Living situations can become particularly precarious during a divorce. The marital home is where the parties reside during the term of the marriage, and normally, the names of both spouses are on the deed or lease.
One of the questions that often arises when a divorce is filed is where are you going to live.
- Are you going to live in the marital home with your spouse?
- Are you going to have to find a new place to live?
While the final divorce decree will indicate what will happen with the marital home, including who, if anyone, will remain in the home, the Courts can also determine who will live in the home on a temporary basis during the pendency of the proceedings.
If you want to remain in the marital home, then you must petition the court for exclusive use and possession of the marital home.
Exclusive Use & Possession of the Marital Home
Exclusive use and possession of the marital home gives one spouse the right to remain in the home both during the pendency of the action and potentially when the divorce is finalized. When one spouse has exclusive use and possession of the marital home, the other spouse is prevented from returning to the home. If there are children involved in the divorce, a judge will likely ensure that the parent who has the majority of timesharing with the children remains in the marital home.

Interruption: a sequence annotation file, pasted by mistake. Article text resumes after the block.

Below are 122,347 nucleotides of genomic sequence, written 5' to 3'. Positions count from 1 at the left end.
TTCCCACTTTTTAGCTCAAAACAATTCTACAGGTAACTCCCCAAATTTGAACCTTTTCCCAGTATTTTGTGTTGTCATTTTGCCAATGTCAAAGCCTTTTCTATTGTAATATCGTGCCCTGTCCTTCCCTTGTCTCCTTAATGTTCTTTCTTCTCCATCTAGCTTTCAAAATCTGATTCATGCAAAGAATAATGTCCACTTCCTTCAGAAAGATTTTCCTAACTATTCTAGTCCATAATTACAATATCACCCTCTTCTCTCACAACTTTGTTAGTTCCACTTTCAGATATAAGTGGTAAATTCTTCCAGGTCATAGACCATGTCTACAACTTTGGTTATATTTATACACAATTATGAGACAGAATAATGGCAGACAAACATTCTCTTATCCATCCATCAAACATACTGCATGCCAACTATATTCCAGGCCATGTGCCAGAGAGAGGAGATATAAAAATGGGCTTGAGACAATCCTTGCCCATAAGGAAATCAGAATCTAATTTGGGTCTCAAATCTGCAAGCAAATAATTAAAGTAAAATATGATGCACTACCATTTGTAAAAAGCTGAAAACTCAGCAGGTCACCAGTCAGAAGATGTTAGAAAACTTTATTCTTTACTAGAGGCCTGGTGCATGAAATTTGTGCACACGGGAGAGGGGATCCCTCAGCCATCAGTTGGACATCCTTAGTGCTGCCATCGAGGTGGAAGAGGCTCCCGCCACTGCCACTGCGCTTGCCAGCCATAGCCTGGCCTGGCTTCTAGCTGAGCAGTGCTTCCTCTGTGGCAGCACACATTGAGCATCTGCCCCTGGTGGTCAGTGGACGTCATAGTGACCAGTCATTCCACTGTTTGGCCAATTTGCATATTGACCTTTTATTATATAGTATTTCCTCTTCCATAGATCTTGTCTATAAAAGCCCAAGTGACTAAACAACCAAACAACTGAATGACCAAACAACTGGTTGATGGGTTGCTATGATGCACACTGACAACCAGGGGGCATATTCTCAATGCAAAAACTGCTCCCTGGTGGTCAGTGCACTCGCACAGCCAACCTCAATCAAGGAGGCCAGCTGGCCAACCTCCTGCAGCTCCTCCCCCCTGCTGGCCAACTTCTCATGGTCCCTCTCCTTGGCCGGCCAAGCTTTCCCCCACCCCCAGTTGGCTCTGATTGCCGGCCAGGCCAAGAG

Injunctions and Restraining Orders
Changing the Locks Without a Court Order
Some individuals feel as though they cannot wait for a court order to prevent their spouse from coming to the marital home so they change the locks before a judge grants them the exclusive use and possession of the home. In these cases, one of two things is likely to happen.
The person locked out of the home may call the police. If officers arrive on the scene, they will likely allow the spouse to enter the home to get their belongings, or may even tell the person that changed the locks to allow them back inside until the matter is resolved in civil court.
If the spouse that is locked out does not call the police, they may try to break and enter. This is not a crime because without a court order saying otherwise, the spouse likely has the legal right to be inside the home.
In either case, it is typically not worthwhile to change the locks of the marital home unless one spouse has been awarded exclusive possession.